Müller logistics staff announce six-day walkout over rota changes
Trade union Unite and Müller UK & Ireland are at loggerheads over changes to the dairy processor’s milk delivery rota that will require staff responsible for milk deliveries to work on a five days on, two days off system. As a result of the dispute, around 70 Müller HGV drivers and shunters at the company’s Severnside distribution hub in Gloucestershire will walk out for six days in September and October.
The industrial action is set to take place on September 22, 23, 24, 29 and 30 as well as on October 1, with further action possible if the dispute is not resolved.
Unite says that Müller’s rota system ‘contravenes an agreement with Unite signed by the company earlier this year’ and is ‘detrimental’ to the staff’s quality of life. “Muller’s knows very well that the new rotas will negatively impact our members’ quality of life because it recently signed a deal with Unite ruling such changes out,” Unite’s general secretary Sharon Graham said. “So, Muller should step back from breaking that agreement. Our members have Unite’s full backing in the stand they are taking.”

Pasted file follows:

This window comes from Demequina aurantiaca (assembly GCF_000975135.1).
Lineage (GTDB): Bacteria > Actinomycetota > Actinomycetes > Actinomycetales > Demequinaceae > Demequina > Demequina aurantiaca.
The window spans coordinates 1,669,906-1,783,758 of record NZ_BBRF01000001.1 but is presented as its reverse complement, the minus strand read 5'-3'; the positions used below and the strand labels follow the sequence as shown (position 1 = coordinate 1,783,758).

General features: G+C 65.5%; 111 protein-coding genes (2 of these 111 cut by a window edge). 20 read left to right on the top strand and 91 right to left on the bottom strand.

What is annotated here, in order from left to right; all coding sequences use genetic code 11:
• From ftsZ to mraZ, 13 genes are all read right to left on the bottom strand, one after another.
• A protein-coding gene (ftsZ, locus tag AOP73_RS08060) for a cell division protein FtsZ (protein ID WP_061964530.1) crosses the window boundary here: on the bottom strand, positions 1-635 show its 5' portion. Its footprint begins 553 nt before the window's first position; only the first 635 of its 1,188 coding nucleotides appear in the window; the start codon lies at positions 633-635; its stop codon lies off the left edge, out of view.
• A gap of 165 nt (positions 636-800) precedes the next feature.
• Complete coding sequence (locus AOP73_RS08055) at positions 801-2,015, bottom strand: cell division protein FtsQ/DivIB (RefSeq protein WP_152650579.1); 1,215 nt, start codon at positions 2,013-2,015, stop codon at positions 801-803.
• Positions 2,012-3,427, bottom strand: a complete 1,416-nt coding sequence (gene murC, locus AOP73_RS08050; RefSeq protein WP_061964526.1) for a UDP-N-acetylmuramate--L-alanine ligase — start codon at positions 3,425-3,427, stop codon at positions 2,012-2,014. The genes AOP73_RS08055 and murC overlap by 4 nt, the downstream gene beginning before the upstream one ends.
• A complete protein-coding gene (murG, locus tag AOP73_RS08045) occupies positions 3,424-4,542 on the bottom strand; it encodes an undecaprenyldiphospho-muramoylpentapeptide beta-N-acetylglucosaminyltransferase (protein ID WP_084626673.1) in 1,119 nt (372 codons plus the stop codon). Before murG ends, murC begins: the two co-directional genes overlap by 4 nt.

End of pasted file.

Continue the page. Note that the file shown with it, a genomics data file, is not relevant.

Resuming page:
Unite regional officer Amy Roberts added: “Our members will not move until Muller keeps its promises. The impact the strikes will have on Muller’s customers is a direct consequence of the company’s bad faith actions. Muller signed an agreement; it needs to abide by it.”
Müller’s Severnside plant supplies M&S and Waitrose as well as Sainsbury’s and Tesco. The dairy processor has stressed that supply wouldn’t be affected by the strike.
“Following the introduction of rota changes which reflect the evolving needs of our business, a small number of logistics employees at our Severnside site voted in favor of industrial action,” a Müller UK & Ireland spokesperson told DairyReporter. “It is important to stress that these changes do not relate to pay and we have thorough plans in place to ensure deliveries of dairy products to our customers will not be affected.”
Earlier this month, a number of Müller factories and distribution hubs were targeted by climate activists who damaged property - including HGV trucks - in a bid to disrupt fresh milk supply to stores nationwide. West Midlands Police reported that Müller’s Willenhall plant alone had suffered damage totaling £80,000 (US$91,000).